## Example

Zoe, in her lemonade stand, faces the inverse demand `P = 10 - 2Q`. So her revenue is

$$ R ( Q ) = PQ = (10 - 2Q)Q = 10 Q - 2Q^2 $$Her marginal revenue is

$$ MR ( Q ) = \frac{d R ( Q )}{d Q} = 10 - 4 Q $$Zoe faces production costs equal to `C ( Q ) = 2Q`. So her marginal costs are

$$ MC ( Q ) = \frac{d C ( Q )}{d Q} = 2 $$The quantity Q that maximizes Zoe's profit solves

$$ \begin{align*} MC ( Q ) &= MR ( Q ) \\ 2 &= 10 - 4 Q \\ 4 Q &= 10 - 2 \\ 4 Q &= 8 \\ Q &= 2 \end{align*} $$### Question

Zoe's satisfies an inverse demand `P = 331 - 3Q`.

Her production costs are `13 Q+ 91`.

What quantity of lemonade should Zoe produce to maximize profit?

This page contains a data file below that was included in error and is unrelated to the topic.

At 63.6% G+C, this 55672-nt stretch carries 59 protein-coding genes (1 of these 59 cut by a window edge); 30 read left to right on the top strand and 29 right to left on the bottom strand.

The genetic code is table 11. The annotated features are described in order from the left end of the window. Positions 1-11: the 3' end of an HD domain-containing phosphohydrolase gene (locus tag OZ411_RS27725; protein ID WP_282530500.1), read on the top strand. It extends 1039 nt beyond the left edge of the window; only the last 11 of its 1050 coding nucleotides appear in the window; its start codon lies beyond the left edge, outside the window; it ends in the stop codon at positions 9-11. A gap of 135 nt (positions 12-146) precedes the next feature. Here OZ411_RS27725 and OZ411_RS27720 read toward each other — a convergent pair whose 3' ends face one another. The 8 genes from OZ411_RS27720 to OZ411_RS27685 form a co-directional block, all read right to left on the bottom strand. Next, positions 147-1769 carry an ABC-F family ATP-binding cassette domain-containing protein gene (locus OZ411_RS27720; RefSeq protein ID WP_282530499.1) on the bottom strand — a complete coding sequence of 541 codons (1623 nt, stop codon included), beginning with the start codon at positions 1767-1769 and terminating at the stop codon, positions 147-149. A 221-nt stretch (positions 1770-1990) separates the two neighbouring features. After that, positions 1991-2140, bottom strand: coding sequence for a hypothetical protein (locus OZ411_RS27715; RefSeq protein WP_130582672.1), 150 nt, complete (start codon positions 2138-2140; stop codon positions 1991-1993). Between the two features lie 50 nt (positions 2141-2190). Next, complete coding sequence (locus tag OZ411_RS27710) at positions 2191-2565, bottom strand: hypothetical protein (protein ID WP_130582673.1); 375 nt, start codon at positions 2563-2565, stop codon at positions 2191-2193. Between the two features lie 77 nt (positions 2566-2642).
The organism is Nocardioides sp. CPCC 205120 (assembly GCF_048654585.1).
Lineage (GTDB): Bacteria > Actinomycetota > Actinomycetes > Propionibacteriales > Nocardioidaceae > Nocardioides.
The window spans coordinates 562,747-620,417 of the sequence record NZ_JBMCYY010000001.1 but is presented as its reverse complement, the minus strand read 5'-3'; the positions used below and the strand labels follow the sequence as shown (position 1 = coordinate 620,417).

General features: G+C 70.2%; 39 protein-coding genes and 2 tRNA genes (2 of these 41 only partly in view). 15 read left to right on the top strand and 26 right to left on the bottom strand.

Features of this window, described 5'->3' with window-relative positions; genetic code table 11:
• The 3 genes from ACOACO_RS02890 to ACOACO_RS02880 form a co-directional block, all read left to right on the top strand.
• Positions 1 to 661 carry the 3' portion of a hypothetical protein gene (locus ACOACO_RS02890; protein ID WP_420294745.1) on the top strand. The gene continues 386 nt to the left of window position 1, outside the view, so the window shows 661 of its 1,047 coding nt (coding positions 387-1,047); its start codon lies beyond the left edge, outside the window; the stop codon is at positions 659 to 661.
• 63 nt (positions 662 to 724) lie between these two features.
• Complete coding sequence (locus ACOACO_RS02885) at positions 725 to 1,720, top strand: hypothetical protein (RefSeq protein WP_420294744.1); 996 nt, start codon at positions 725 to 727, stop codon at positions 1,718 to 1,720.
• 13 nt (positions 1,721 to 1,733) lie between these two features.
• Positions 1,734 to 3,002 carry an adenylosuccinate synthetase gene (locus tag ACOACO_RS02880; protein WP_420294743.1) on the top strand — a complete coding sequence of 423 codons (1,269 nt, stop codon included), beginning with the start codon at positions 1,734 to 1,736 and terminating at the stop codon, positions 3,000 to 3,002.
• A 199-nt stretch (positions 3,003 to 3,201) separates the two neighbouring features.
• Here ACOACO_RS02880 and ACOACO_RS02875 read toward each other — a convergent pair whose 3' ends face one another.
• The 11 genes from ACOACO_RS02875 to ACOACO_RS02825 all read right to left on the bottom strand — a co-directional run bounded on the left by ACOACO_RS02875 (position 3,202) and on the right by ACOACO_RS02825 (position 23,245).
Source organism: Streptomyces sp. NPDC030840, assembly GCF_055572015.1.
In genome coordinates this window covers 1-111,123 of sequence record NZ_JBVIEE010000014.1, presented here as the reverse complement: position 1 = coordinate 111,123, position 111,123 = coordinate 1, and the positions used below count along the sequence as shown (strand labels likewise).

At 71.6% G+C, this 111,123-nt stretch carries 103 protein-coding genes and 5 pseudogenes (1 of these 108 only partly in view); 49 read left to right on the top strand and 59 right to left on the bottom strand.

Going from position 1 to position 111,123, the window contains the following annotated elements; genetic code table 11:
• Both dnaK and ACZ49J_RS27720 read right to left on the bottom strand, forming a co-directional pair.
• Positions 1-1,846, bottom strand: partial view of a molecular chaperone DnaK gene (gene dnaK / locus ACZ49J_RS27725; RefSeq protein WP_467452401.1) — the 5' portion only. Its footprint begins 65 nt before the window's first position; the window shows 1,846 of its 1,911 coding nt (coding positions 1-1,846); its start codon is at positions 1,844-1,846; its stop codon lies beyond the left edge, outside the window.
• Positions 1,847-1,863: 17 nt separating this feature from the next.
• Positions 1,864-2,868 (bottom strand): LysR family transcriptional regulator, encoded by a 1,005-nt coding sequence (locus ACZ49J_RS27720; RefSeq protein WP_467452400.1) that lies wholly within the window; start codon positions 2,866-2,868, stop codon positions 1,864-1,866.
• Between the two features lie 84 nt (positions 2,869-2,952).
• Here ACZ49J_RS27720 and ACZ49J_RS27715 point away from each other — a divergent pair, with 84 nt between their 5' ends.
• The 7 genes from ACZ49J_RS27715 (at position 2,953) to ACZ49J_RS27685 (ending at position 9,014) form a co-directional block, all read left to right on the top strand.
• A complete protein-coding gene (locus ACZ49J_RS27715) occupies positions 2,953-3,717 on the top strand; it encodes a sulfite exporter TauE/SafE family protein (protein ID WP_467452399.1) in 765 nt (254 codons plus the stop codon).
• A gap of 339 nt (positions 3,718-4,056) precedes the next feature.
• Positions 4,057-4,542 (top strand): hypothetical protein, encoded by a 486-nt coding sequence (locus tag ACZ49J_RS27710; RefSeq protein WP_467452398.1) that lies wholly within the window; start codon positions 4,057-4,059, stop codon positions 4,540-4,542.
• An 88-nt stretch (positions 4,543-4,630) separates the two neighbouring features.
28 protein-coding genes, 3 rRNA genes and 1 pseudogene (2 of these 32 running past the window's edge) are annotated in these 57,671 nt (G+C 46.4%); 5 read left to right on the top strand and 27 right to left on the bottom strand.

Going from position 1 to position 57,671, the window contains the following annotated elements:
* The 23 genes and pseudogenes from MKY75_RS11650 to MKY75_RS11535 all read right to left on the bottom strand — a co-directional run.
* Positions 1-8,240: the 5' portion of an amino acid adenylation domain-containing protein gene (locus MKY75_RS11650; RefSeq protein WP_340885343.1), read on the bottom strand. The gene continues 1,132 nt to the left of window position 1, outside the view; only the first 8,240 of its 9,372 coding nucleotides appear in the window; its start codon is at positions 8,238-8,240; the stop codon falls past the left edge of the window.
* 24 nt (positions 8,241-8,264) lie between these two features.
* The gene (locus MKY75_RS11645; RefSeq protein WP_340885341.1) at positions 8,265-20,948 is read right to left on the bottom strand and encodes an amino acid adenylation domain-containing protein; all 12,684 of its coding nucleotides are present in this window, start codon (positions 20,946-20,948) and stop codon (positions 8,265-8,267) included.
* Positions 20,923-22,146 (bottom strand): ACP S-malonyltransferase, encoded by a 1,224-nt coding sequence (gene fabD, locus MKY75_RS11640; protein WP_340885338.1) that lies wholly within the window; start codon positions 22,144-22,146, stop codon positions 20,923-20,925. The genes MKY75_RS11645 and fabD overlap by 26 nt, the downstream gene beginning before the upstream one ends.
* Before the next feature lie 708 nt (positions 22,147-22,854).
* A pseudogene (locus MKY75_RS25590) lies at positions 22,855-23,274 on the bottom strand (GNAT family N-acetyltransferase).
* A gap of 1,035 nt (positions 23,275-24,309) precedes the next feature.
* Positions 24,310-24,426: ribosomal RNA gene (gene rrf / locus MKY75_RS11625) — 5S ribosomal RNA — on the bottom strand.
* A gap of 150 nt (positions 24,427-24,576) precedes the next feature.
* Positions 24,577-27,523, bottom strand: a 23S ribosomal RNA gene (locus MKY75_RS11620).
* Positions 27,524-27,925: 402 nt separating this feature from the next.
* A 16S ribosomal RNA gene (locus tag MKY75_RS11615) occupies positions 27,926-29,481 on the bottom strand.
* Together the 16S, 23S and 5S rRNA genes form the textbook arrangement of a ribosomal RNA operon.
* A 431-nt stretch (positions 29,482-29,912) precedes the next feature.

Zoe maximizes profit when producing `Q=53`L of lemonade.

With a cost function `13 Q+ 91`, Zoe's marginal cost is

$$ MC \left( Q \right) = \frac{d C ( Q )}{d Q} = 13 $$With an inverse demand `P = 331 - 3Q`, Zoe's revenue is

$$ R \left( Q \right) = (331 - 3Q) Q = 331 Q - 3Q^2 $$Her marginal revenue is

$$ MR \left( Q \right) = \frac{d R ( Q )}{d Q} = 331 - 3 \times 2 Q = 331 - 6Q $$The profit-maximizing quantity satisfies

$$ \begin{align*} MC \left( Q \right) &= MR \left( Q \right) \\ 13 &= 331 - 6Q \\ 6 Q &= 331 - 13 \\ 6 Q &= 318 \\ Q &= 53 \\ \end{align*} $$